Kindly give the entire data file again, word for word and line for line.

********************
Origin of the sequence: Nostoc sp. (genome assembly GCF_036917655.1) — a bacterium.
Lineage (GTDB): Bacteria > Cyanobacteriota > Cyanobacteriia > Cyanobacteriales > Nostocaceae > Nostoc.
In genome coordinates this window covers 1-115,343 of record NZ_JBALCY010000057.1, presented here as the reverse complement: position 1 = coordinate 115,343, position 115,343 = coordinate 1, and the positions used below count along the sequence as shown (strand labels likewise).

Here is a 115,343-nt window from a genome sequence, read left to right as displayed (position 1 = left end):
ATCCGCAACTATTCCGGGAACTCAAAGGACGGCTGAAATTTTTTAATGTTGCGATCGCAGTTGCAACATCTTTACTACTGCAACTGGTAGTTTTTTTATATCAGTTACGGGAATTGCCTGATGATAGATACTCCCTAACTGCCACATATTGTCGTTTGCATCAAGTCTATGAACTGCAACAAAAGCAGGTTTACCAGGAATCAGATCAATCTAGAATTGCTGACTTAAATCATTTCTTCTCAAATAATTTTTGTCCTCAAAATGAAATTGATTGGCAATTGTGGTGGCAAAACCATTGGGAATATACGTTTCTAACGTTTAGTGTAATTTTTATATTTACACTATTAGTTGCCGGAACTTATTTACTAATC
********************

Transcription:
Origin of the sequence: Nostoc sp. (genome assembly GCF_036917655.1) — a bacterium.
Lineage (GTDB): Bacteria > Cyanobacteriota > Cyanobacteriia > Cyanobacteriales > Nostocaceae > Nostoc.
In genome coordinates this window covers 1-115,343 of record NZ_JBALCY010000057.1, presented here as the reverse complement: position 1 = coordinate 115,343, position 115,343 = coordinate 1, and the positions used below count along the sequence as shown (strand labels likewise).

Here is a 115,343-nt window from a genome sequence, read left to right as displayed (position 1 = left end):
ATCCGCAACTATTCCGGGAACTCAAAGGACGGCTGAAATTTTTTAATGTTGCGATCGCAGTTGCAACATCTTTACTACTGCAACTGGTAGTTTTTTTATATCAGTTACGGGAATTGCCTGATGATAGATACTCCCTAACTGCCACATATTGTCGTTTGCATCAAGTCTATGAACTGCAACAAAAGCAGGTTTACCAGGAATCAGATCAATCTAGAATTGCTGACTTAAATCATTTCTTCTCAAATAATTTTTGTCCTCAAAATGAAATTGATTGGCAATTGTGGTGGCAAAACCATTGGGAATATACGTTTCTAACGTTTAGTGTAATTTTTATATTTACACTATTAGTTGCCGGAACTTATTTACTAATC